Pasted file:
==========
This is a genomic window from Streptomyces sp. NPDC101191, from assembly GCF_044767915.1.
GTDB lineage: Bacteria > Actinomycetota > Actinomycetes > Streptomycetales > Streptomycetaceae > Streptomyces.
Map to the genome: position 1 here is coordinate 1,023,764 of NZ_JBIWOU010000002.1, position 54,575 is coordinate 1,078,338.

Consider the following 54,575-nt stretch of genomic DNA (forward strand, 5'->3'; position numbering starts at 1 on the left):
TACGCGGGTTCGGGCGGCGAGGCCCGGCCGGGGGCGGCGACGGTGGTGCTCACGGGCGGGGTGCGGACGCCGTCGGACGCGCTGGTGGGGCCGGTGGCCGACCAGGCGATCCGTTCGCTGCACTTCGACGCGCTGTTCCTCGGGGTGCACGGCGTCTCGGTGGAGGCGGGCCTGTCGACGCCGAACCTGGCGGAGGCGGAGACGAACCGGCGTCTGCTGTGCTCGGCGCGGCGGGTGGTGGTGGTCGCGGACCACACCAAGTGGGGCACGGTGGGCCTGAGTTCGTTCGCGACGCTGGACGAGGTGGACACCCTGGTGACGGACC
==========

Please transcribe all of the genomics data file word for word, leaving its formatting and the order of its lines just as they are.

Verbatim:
This is a genomic window from Streptomyces sp. NPDC101191, from assembly GCF_044767915.1.
GTDB lineage: Bacteria > Actinomycetota > Actinomycetes > Streptomycetales > Streptomycetaceae > Streptomyces.
Map to the genome: position 1 here is coordinate 1,023,764 of NZ_JBIWOU010000002.1, position 54,575 is coordinate 1,078,338.

Consider the following 54,575-nt stretch of genomic DNA (forward strand, 5'->3'; position numbering starts at 1 on the left):
TACGCGGGTTCGGGCGGCGAGGCCCGGCCGGGGGCGGCGACGGTGGTGCTCACGGGCGGGGTGCGGACGCCGTCGGACGCGCTGGTGGGGCCGGTGGCCGACCAGGCGATCCGTTCGCTGCACTTCGACGCGCTGTTCCTCGGGGTGCACGGCGTCTCGGTGGAGGCGGGCCTGTCGACGCCGAACCTGGCGGAGGCGGAGACGAACCGGCGTCTGCTGTGCTCGGCGCGGCGGGTGGTGGTGGTCGCGGACCACACCAAGTGGGGCACGGTGGGCCTGAGTTCGTTCGCGACGCTGGACGAGGTGGACACCCTGGTGACGGACC